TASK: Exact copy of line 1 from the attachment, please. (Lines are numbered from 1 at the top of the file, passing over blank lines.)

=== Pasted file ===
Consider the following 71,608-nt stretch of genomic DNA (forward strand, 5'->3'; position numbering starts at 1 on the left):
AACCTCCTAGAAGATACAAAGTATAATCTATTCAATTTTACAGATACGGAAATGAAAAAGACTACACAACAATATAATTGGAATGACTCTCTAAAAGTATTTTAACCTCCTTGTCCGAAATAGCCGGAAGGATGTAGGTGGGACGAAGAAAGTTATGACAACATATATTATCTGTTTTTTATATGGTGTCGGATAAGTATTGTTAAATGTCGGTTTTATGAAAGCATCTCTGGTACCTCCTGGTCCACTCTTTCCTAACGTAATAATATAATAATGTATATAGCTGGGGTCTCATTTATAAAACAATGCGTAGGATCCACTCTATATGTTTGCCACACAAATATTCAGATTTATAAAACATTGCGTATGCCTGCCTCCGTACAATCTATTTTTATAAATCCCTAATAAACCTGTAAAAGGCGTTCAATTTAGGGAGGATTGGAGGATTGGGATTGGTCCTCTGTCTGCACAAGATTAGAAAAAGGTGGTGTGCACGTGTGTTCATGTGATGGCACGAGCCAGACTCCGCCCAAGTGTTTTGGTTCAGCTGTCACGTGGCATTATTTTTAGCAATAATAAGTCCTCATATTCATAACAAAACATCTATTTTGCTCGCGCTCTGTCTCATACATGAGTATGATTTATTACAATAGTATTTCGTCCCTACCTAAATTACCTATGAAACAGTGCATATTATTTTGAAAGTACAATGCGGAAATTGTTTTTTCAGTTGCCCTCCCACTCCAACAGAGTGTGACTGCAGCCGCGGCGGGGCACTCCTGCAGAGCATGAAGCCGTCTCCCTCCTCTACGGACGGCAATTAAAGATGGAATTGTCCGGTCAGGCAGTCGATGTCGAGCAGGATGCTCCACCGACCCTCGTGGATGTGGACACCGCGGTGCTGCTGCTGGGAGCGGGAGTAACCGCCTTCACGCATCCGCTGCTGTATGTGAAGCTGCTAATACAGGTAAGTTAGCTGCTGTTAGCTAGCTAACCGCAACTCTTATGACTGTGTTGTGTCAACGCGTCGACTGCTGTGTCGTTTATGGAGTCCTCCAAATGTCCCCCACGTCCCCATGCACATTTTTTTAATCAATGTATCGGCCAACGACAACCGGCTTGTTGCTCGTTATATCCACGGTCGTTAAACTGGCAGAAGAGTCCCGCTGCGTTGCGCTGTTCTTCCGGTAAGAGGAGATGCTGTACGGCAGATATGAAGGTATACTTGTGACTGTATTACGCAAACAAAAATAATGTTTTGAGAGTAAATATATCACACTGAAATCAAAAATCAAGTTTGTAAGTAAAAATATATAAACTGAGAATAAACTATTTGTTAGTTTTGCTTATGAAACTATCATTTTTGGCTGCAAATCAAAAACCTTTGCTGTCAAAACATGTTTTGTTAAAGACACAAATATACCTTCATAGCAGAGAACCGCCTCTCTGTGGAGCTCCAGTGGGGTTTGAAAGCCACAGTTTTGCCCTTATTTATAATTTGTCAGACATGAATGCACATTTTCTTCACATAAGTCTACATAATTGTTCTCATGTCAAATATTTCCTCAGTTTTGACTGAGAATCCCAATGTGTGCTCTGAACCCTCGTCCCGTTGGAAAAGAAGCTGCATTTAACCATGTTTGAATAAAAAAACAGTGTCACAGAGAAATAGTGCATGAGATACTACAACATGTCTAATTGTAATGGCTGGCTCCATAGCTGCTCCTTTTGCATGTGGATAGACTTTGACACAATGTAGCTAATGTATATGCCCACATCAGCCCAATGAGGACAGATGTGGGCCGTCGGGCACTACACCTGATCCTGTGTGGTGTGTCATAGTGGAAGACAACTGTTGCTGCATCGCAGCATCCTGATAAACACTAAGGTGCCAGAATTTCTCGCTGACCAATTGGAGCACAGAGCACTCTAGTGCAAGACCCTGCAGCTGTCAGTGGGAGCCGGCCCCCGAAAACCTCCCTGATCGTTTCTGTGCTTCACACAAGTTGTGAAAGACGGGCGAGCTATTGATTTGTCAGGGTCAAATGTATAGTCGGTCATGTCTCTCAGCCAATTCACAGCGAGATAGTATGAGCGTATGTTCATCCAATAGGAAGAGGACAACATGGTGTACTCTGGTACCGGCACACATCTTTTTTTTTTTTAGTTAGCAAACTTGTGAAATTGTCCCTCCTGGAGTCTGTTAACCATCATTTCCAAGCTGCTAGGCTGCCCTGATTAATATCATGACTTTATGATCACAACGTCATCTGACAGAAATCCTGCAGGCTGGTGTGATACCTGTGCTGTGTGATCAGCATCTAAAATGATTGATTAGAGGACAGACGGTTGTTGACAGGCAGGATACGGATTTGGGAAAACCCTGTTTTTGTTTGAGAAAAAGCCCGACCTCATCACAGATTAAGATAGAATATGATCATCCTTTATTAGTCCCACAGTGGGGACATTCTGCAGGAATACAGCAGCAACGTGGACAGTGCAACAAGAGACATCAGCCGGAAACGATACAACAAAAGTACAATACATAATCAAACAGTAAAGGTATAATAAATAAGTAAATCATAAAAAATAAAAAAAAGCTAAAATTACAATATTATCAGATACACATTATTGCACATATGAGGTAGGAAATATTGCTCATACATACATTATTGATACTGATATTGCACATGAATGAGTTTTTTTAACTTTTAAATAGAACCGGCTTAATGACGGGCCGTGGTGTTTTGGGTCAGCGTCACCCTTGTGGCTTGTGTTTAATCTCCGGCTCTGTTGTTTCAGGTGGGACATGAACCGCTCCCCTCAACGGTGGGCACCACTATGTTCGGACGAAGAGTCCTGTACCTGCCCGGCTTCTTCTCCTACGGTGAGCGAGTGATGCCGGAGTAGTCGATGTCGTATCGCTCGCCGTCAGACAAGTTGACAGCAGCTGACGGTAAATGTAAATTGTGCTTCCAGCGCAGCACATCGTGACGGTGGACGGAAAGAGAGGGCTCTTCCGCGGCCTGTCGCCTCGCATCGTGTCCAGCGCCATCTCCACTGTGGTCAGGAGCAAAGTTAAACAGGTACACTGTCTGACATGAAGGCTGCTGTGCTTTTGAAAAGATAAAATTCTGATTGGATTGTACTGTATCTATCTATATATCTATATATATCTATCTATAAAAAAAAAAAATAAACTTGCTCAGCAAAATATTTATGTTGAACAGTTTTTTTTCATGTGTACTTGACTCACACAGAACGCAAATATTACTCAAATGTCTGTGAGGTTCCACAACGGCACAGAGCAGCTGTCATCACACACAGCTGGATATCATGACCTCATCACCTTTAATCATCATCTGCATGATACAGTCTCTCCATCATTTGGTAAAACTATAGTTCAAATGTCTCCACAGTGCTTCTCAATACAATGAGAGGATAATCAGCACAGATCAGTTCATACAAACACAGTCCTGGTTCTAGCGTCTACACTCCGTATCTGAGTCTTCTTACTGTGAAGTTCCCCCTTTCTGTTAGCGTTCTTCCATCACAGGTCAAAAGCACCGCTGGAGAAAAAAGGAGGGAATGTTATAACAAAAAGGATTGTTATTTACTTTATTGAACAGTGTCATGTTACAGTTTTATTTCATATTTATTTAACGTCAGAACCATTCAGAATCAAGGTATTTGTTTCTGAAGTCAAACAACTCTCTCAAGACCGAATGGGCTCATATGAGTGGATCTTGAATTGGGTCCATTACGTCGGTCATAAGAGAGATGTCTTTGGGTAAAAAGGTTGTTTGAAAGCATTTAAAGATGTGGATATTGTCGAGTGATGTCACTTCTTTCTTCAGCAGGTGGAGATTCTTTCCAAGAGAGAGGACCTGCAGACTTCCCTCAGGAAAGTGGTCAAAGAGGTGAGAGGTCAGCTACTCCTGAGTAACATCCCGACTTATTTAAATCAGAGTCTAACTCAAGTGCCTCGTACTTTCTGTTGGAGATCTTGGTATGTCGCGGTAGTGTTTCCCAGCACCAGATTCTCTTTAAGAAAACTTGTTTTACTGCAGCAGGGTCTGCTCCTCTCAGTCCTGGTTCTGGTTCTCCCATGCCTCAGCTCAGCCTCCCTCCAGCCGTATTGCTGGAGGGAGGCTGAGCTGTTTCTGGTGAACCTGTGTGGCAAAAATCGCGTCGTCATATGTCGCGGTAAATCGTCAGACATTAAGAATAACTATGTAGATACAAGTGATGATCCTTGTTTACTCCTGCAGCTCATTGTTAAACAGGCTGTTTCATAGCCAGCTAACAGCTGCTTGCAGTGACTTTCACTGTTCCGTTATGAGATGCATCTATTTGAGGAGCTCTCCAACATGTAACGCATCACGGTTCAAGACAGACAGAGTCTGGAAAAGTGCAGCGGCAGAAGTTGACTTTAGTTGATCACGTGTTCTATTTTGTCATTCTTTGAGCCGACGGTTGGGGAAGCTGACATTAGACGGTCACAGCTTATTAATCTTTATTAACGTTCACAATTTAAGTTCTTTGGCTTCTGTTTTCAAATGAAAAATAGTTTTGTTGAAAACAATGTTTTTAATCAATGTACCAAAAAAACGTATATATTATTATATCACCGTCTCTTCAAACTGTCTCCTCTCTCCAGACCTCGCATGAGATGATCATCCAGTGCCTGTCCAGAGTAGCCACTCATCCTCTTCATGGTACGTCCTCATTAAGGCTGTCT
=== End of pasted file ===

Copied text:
Consider the following 71,608-nt stretch of genomic DNA (forward strand, 5'->3'; position numbering starts at 1 on the left):